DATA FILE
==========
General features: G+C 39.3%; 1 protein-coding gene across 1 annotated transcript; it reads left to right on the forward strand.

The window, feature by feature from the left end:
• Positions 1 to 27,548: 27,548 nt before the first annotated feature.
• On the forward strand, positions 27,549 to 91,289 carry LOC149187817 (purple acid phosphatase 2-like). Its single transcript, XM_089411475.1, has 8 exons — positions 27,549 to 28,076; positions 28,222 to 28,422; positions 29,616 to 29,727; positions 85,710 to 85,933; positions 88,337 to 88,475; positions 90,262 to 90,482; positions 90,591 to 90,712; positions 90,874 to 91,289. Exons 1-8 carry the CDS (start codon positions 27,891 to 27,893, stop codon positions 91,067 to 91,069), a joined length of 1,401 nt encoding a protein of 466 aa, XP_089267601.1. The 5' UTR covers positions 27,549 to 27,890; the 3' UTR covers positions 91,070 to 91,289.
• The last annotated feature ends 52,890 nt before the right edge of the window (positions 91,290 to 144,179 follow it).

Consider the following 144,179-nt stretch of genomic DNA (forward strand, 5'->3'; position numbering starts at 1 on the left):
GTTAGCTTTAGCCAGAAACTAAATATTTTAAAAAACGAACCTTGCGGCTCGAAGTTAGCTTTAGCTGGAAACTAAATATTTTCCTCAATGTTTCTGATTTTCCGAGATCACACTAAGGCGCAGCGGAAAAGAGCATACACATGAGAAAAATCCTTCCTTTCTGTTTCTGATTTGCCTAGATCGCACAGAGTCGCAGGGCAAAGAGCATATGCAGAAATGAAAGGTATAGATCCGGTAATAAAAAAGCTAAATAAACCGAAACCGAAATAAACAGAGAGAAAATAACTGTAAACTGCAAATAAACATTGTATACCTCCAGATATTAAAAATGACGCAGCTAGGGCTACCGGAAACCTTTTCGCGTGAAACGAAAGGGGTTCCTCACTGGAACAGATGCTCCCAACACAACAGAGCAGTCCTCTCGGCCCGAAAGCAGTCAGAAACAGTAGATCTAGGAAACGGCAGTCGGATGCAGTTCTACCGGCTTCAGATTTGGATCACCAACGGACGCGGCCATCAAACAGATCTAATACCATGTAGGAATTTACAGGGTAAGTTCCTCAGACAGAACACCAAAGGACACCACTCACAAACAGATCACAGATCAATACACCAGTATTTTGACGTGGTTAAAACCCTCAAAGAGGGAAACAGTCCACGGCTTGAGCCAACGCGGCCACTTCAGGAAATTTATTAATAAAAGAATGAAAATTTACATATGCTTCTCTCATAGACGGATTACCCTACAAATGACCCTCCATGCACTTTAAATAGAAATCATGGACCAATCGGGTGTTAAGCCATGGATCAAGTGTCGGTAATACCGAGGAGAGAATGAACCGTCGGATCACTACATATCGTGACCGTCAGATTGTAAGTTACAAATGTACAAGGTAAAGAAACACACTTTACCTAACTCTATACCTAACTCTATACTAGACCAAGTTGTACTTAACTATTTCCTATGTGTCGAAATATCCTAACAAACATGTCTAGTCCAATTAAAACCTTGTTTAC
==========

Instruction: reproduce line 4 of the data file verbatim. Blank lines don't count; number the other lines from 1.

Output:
• On the forward strand, positions 27,549 to 91,289 carry LOC149187817 (purple acid phosphatase 2-like). Its single transcript, XM_089411475.1, has 8 exons — positions 27,549 to 28,076; positions 28,222 to 28,422; positions 29,616 to 29,727; positions 85,710 to 85,933; positions 88,337 to 88,475; positions 90,262 to 90,482; positions 90,591 to 90,712; positions 90,874 to 91,289. Exons 1-8 carry the CDS (start codon positions 27,891 to 27,893, stop codon positions 91,067 to 91,069), a joined length of 1,401 nt encoding a protein of 466 aa, XP_089267601.1. The 5' UTR covers positions 27,549 to 27,890; the 3' UTR covers positions 91,070 to 91,289.